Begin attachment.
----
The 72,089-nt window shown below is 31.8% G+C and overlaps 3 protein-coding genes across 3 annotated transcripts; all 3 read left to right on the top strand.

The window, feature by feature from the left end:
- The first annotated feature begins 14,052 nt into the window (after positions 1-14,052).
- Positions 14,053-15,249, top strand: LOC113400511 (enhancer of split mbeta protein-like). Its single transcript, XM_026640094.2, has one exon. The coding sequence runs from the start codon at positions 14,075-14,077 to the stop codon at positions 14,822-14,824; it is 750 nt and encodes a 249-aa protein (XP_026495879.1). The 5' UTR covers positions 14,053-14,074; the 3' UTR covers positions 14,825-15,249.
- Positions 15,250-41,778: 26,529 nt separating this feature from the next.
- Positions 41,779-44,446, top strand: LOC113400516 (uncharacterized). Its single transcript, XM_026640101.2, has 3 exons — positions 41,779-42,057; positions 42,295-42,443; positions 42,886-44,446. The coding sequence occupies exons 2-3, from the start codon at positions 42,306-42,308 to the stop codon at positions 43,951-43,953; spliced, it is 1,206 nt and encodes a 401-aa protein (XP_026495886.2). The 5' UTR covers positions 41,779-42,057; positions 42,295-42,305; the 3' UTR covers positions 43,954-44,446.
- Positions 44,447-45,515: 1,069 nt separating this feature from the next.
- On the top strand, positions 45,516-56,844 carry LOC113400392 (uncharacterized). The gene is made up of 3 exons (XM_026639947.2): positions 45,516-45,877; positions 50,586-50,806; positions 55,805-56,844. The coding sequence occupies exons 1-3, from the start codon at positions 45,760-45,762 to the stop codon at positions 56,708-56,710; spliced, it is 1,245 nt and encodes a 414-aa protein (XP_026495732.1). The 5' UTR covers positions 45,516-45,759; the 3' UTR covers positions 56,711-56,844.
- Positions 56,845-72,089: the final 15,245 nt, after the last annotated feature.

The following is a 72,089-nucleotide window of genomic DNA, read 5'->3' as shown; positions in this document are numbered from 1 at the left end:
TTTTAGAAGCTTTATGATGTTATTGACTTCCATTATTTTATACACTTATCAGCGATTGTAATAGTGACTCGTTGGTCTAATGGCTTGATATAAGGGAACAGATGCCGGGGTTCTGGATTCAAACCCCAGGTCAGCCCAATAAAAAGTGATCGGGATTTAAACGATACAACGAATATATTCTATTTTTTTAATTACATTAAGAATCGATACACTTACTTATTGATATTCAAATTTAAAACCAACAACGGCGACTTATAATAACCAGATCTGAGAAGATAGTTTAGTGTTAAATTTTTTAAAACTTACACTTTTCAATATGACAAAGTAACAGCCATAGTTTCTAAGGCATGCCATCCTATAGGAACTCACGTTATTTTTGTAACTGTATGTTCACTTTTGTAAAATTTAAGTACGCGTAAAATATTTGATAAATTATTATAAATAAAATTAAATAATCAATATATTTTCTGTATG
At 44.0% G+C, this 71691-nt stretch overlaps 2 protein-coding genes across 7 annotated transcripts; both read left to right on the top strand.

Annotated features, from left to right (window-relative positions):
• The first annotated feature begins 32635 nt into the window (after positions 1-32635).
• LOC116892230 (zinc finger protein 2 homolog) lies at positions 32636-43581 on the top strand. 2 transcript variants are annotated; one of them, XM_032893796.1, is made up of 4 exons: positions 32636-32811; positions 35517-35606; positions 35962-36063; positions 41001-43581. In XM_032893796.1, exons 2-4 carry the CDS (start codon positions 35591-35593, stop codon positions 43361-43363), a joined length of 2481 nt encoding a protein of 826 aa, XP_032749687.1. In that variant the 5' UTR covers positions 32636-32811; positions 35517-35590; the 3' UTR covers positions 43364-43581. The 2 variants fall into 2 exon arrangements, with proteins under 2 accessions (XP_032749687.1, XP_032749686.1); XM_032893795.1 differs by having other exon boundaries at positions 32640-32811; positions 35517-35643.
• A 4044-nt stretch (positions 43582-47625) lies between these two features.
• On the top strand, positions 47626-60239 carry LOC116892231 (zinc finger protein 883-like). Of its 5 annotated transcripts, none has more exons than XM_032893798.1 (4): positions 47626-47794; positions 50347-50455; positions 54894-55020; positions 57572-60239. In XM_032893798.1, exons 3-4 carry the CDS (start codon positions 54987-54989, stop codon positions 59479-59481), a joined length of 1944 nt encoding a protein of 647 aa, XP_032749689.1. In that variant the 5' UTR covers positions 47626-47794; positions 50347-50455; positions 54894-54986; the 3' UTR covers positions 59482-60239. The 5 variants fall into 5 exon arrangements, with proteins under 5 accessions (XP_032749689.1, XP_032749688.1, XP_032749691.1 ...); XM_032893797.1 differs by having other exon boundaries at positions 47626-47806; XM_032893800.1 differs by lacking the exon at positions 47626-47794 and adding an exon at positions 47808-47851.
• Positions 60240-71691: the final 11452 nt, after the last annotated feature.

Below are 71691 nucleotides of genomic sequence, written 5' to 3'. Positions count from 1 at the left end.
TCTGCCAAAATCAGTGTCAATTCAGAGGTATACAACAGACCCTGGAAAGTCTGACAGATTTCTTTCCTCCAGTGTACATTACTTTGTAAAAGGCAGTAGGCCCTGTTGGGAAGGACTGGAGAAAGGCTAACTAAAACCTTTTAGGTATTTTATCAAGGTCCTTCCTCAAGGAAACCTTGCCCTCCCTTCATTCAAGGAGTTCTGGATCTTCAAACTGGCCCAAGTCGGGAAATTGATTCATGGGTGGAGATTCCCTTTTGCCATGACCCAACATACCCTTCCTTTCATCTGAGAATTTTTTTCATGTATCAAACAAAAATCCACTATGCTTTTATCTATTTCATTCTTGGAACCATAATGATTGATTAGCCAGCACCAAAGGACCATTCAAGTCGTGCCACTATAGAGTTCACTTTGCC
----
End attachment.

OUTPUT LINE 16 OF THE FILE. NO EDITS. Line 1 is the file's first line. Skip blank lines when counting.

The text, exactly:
• A 4044-nt stretch (positions 43582-47625) lies between these two features.